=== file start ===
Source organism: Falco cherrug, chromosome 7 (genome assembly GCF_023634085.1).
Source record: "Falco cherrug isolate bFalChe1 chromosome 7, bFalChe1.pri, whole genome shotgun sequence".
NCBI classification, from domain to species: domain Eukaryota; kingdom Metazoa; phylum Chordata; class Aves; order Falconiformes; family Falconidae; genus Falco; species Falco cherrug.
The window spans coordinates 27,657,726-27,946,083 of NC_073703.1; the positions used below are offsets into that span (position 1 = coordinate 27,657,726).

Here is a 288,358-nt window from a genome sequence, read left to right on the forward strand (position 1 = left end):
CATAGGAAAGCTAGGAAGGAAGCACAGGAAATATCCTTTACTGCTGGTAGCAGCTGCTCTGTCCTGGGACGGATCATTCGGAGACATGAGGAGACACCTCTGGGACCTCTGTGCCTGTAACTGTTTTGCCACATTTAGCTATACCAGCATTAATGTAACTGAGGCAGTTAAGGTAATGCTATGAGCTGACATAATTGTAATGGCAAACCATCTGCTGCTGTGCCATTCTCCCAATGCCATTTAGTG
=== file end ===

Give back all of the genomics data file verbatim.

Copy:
Source organism: Falco cherrug, chromosome 7 (genome assembly GCF_023634085.1).
Source record: "Falco cherrug isolate bFalChe1 chromosome 7, bFalChe1.pri, whole genome shotgun sequence".
NCBI classification, from domain to species: domain Eukaryota; kingdom Metazoa; phylum Chordata; class Aves; order Falconiformes; family Falconidae; genus Falco; species Falco cherrug.
The window spans coordinates 27,657,726-27,946,083 of NC_073703.1; the positions used below are offsets into that span (position 1 = coordinate 27,657,726).

Here is a 288,358-nt window from a genome sequence, read left to right on the forward strand (position 1 = left end):
CATAGGAAAGCTAGGAAGGAAGCACAGGAAATATCCTTTACTGCTGGTAGCAGCTGCTCTGTCCTGGGACGGATCATTCGGAGACATGAGGAGACACCTCTGGGACCTCTGTGCCTGTAACTGTTTTGCCACATTTAGCTATACCAGCATTAATGTAACTGAGGCAGTTAAGGTAATGCTATGAGCTGACATAATTGTAATGGCAAACCATCTGCTGCTGTGCCATTCTCCCAATGCCATTTAGTG